When the ADA was in passage, there was no thought given to the idea that Congress might lack the power to enact this legislation, or to impose it on the states. The bill in its time was entirely consistent with the vision of federalism that had guided this country since the passage of the first major civil rights statutes of the 1960s. It was the vision of a fundamentally national community, whose ideals were to be safeguarded through the broad, comprehensive and active involvement of the federal government in the protection of the rights of its citizens.
For much of the past five decades, that vision, once established in its mid-20th Century form, went virtually unquestioned. Indeed, it was so fundamentally internalized that it is difficult now to view it as the truly revolutionary vision that it is. Both the federal actors with the power to make and interpret laws, and the national community to whom those laws were applied, began to take it for granted, and it was against that backdrop that the ADA was enacted.
But the Rehnquist Court, now transitioned into the Roberts Court, has not been so complacent. In the year 2000, beginning with the Kimel case, and continuing on to the Goodman decision almost exactly a year ago, this vision has been subject to a profound reevaluation, which is playing out now not only at the highest levels of government, but in public debate.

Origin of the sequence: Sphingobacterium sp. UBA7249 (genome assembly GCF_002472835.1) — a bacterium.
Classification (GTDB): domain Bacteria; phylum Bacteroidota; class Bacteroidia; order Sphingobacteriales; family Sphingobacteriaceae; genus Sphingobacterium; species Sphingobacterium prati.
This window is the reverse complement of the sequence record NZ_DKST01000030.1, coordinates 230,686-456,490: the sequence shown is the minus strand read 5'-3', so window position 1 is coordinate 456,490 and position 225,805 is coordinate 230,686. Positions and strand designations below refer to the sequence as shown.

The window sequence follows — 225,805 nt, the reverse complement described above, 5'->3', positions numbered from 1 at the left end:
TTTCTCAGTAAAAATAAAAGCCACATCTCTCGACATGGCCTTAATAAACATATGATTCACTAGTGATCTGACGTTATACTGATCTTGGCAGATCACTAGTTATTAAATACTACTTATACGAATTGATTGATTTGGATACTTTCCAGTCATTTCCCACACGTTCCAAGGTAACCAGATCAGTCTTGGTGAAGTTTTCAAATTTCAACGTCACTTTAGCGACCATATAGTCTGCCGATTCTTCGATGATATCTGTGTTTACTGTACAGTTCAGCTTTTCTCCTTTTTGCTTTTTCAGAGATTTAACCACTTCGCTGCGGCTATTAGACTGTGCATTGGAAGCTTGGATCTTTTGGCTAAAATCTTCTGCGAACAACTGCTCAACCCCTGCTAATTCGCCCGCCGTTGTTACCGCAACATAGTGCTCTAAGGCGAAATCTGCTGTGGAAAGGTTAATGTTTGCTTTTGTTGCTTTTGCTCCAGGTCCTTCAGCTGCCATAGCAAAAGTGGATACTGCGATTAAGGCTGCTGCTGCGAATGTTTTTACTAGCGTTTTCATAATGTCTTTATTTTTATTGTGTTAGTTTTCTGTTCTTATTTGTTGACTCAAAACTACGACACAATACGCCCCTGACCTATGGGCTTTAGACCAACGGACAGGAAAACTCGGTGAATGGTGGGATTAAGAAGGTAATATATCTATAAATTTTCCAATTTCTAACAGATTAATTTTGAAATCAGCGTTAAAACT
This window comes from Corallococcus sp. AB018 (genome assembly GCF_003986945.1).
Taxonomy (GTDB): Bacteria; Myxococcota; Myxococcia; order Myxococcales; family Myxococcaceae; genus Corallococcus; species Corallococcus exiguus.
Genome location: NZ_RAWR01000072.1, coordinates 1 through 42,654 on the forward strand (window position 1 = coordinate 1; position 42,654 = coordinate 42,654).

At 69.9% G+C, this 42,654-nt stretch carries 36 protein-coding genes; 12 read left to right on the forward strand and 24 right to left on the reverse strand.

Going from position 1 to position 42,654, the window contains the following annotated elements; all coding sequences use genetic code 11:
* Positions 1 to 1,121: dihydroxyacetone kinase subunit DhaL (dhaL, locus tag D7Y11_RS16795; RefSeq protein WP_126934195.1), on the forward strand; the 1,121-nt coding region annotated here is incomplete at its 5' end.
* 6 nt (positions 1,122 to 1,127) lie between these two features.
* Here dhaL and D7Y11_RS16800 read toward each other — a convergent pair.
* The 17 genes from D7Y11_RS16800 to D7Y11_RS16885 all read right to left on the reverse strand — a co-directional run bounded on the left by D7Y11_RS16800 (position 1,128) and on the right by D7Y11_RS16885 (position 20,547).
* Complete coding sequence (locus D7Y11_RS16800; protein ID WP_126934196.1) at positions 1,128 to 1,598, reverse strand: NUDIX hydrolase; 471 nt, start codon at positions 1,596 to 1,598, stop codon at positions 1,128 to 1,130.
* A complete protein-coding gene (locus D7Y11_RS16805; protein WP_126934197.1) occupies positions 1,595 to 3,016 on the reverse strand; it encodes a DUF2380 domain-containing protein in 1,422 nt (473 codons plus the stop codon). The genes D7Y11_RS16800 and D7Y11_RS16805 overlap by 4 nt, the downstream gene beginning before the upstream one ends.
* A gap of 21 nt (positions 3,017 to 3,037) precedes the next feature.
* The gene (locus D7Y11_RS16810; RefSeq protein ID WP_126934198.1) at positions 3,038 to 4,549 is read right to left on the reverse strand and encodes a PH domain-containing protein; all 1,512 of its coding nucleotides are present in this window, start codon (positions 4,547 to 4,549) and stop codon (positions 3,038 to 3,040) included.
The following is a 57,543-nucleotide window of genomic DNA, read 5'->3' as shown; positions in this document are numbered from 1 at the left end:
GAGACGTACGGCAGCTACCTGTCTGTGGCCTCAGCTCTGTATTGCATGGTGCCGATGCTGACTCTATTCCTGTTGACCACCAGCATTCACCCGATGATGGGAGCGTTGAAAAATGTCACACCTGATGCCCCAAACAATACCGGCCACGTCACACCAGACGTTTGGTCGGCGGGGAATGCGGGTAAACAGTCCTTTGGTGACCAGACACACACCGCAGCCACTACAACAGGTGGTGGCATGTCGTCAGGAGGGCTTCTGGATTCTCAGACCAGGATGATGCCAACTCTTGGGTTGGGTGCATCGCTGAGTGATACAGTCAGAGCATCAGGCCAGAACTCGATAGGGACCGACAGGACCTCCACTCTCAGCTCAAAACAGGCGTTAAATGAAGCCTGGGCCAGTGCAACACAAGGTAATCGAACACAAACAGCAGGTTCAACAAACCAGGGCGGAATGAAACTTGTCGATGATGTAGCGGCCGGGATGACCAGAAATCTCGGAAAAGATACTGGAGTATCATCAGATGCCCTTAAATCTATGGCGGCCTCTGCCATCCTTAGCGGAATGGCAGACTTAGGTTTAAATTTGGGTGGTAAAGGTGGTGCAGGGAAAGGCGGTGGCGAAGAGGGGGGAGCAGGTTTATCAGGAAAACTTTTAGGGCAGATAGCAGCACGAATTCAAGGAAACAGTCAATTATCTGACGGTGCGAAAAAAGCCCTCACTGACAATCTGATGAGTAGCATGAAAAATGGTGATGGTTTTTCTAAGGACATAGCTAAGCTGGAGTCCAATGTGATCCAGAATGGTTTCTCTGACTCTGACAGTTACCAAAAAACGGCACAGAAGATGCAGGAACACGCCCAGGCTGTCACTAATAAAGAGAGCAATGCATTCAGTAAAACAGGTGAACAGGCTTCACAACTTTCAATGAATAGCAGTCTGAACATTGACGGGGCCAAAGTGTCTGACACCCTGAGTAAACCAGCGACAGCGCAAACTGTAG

In one of my more pessimistic moments, it occurred to me that this recent cataract of Eleventh Amendment immunity decisions, which finds parallels in a stream of modern Commerce Clause authority, and threatens now to spill over into Spending Clause jurisprudence, can be characterized, at base, as an attempted revision of the First Amendment. In its new incarnation, this cornerstone provision might soon read: “Congress shall make no law — period.”
In truth, that is a hyperbolic assessment (offered primarily for the laugh you just gave me, because a sense humor is always worth retaining). There is a great temptation to view this current federalism reconsideration with a sense of surprise and dislocation, as if we face a challenge we have never faced before. But notwithstanding the quietudes of most of the past fifty years, the challenges of and to federalism have always been the central challenges of American history.
The most critical junctures of our national life have been characterized by this repeating hallmark: by an intense and passionately engaging debate about the appropriate vision for a federated government that provides citizenship to those who are simultaneously the citizens of disparate, far-flung, sovereign states.
It was such a debate that resulted, in 1787, in the elegance of the United States Constitution. It was such a debate that resulted, between 1861 and 1865, in the bloodshed of the American Civil War. It was such a debate that resulted, in the 1960s, in the passage of our modern federal civil rights statutes. And, I submit, it is a debate that is again at the forefront of American politics and law.